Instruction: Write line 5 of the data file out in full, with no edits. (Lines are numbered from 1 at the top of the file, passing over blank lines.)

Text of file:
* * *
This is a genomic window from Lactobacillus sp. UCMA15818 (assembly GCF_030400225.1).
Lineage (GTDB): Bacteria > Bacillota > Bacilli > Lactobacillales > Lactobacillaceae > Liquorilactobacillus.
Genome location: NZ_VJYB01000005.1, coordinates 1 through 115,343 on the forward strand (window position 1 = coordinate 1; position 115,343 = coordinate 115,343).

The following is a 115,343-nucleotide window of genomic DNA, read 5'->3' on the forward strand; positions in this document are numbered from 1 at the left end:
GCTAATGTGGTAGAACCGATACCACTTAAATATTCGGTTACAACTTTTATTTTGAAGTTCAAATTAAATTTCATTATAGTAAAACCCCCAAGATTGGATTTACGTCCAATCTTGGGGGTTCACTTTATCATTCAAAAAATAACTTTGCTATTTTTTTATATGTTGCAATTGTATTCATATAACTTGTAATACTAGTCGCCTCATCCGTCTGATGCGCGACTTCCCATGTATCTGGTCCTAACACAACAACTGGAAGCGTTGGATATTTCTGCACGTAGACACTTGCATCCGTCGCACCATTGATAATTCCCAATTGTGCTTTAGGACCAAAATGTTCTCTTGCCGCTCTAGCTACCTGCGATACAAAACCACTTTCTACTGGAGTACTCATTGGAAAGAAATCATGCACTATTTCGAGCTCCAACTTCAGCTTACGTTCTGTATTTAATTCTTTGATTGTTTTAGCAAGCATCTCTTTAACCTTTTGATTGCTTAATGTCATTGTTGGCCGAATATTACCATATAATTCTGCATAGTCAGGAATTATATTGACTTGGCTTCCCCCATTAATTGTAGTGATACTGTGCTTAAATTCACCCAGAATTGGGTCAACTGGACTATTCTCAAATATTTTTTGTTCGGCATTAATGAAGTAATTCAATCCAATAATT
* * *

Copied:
GCTAATGTGGTAGAACCGATACCACTTAAATATTCGGTTACAACTTTTATTTTGAAGTTCAAATTAAATTTCATTATAGTAAAACCCCCAAGATTGGATTTACGTCCAATCTTGGGGGTTCACTTTATCATTCAAAAAATAACTTTGCTATTTTTTTATATGTTGCAATTGTATTCATATAACTTGTAATACTAGTCGCCTCATCCGTCTGATGCGCGACTTCCCATGTATCTGGTCCTAACACAACAACTGGAAGCGTTGGATATTTCTGCACGTAGACACTTGCATCCGTCGCACCATTGATAATTCCCAATTGTGCTTTAGGACCAAAATGTTCTCTTGCCGCTCTAGCTACCTGCGATACAAAACCACTTTCTACTGGAGTACTCATTGGAAAGAAATCATGCACTATTTCGAGCTCCAACTTCAGCTTACGTTCTGTATTTAATTCTTTGATTGTTTTAGCAAGCATCTCTTTAACCTTTTGATTGCTTAATGTCATTGTTGGCCGAATATTACCATATAATTCTGCATAGTCAGGAATTATATTGACTTGGCTTCCCCCATTAATTGTAGTGATACTGTGCTTAAATTCACCCAGAATTGGGTCAACTGGACTATTCTCAAATATTTTTTGTTCGGCATTAATGAAGTAATTCAATCCAATAATT